Pretax Income: Definition, Formula, Example, Meaning, Calculation

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Tax is a financial obligation that a taxpayer pays to a government. For companies, it represents an expense deducted from revenues to reach net earnings. However, stakeholders may consider pretax income to determine a company’s performance accurately. Before discussing how to calculate it, it is crucial to define this income.

What is Pretax Income?

Pretax income, also known as taxable income or earnings before taxes, refers to the income or profit generated by a company before accounting for tax expenses. It is the amount of income on which taxes get calculated. Pretax income is an essential financial metric to help determine a company’s tax liability. It helps calculate income taxes based on the applicable tax rates and regulations.

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Pretax income is crucial for financial analysis, decision-making, and comparison between several companies. It provides insight into a company’s operational performance and profitability before the impact of taxes. By examining pretax income, investors, analysts, and stakeholders can assess a company’s ability to generate income from its core operations and evaluate its tax planning strategies and efficiency.

How does Pretax Income work?

Pretax income is a financial metric for a company’s profit or income before tax expenses get deducted. Companies can calculate it by subtracting deductible expenses, such as the cost of goods sold, operating expenses, interest expenses, and depreciation or amortization of assets, from the company’s total revenue. This calculation reflects the income generated by the company’s core operations before considering tax liabilities.

Once the pretax income is determined, applicable tax rates and regulations are applied to calculate the company’s tax liability. The tax liability is then subtracted from the pretax income to arrive at the net earnings or after-tax profit, which represents the actual income or profit that the company retains after accounting for all expenses, including taxes.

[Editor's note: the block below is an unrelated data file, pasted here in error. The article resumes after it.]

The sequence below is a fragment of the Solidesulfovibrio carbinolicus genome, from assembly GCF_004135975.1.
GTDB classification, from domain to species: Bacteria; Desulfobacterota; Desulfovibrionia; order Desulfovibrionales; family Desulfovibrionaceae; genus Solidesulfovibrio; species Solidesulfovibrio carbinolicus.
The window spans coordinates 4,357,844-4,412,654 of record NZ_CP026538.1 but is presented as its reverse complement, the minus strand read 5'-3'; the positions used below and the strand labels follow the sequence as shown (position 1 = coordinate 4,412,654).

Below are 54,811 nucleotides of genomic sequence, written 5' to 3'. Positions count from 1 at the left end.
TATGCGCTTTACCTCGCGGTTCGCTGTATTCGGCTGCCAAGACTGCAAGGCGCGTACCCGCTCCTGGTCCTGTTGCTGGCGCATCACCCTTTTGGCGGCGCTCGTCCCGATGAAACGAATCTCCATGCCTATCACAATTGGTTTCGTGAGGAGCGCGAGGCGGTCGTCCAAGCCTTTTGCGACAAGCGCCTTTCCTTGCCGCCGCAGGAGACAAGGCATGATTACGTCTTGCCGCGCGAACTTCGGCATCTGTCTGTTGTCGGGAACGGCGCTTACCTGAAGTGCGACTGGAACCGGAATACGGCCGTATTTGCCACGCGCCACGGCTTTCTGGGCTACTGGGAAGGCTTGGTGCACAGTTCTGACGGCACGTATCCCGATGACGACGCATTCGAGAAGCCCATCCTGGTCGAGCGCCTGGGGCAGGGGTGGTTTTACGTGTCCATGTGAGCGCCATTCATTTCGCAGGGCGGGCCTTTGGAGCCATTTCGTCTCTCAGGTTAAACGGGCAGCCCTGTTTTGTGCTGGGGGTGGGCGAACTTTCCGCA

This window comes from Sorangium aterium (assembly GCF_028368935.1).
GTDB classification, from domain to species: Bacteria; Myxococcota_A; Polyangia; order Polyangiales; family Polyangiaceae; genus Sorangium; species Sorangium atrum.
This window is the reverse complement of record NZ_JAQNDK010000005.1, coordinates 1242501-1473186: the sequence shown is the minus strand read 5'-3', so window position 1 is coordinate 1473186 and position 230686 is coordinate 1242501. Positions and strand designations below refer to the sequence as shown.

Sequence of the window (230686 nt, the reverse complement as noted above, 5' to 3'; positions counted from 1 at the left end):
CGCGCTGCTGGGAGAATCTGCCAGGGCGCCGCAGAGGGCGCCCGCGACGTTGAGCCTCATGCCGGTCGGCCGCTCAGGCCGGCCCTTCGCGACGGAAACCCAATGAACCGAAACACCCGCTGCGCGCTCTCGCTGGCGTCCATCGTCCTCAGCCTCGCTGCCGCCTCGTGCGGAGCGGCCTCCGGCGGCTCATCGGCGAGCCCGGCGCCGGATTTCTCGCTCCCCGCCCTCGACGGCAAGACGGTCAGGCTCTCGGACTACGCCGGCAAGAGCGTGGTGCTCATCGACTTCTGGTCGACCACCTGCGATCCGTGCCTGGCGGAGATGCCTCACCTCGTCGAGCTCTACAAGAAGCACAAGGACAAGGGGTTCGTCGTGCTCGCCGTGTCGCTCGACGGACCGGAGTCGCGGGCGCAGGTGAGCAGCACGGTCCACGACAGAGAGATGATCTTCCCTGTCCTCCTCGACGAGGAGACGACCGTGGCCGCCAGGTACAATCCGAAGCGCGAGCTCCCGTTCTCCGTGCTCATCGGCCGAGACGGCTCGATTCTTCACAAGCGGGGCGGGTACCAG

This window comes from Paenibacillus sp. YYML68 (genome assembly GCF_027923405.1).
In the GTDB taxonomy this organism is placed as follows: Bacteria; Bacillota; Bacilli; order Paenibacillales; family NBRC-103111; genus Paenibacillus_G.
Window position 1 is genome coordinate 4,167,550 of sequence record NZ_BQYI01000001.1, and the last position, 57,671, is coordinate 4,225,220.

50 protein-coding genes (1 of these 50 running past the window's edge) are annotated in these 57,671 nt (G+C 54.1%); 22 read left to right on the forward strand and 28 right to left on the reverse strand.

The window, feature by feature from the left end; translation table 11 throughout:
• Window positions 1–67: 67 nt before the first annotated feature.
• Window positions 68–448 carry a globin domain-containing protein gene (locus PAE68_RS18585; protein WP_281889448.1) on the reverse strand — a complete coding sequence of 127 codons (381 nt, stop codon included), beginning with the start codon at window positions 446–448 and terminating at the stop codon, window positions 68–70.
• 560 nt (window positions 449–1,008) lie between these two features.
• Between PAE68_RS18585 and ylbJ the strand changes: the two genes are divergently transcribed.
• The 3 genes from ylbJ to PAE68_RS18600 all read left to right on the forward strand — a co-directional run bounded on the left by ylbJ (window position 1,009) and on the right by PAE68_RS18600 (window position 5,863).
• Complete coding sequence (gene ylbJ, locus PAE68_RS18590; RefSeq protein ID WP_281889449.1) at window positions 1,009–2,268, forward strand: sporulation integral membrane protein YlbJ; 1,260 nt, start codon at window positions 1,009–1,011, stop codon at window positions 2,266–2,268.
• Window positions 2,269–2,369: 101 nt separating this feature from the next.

How to calculate Pretax Income?

The calculation of pretax income occurs through several stages. It starts with identifying a company’s total revenue for the given period. It includes all income generated from sales, services, or other sources. Next, it deducts expenses from the total revenue. These expenses typically include the cost of goods sold (COGS), operating expenses, interest expenses, and depreciation or amortization of assets.

Subtracting these expenses reflects the company’s operational costs and expenditures. Next, the calculation includes any non-operating income or expenses indirectly related to the core business operations. It consists of investment gains or losses, one-time extraordinary items, or any other non-recurring income or expenses.

Lastly, it subtracts the deductible expenses and non-operating income/expenses from the total revenue. The resulting figure represents the company’s pretax income. Based on the above explanation, companies can use the formula for pretax income below.

Pretax income = Total revenue – Deductible expenses – Non-operating income/expenses

Example

A company, Blue Co., had the following results for a financial year.

Total revenue $1,000,000
Cost of goods sold $400,000
Operating expenses $300,000
Interest expenses $50,000
Depreciation $30,000
Non-operating income $20,000
Non-operating expenses $10,000

Based on the above, the pretax income for Blue Co. will be as below.

Pretax income = Total revenue – Deductible expenses – Non-operating income/expenses

Pretax income = $1,000,000 – ($400,000 + $300,000 + $50,000 + $30,000) – ($20,000 – $10,000)

Pretax Income = $1,000,000 – $780,000 – $10,000

Pretax Income = $210,000

Conclusion

A company’s net income represents its earnings after tax. However, it may not accurately indicate its financial performance for a specific period. Therefore, stakeholders may compare its pretax income with others to get a better idea of how the company performed. This income represents profits or earnings before deducting tax expenses.

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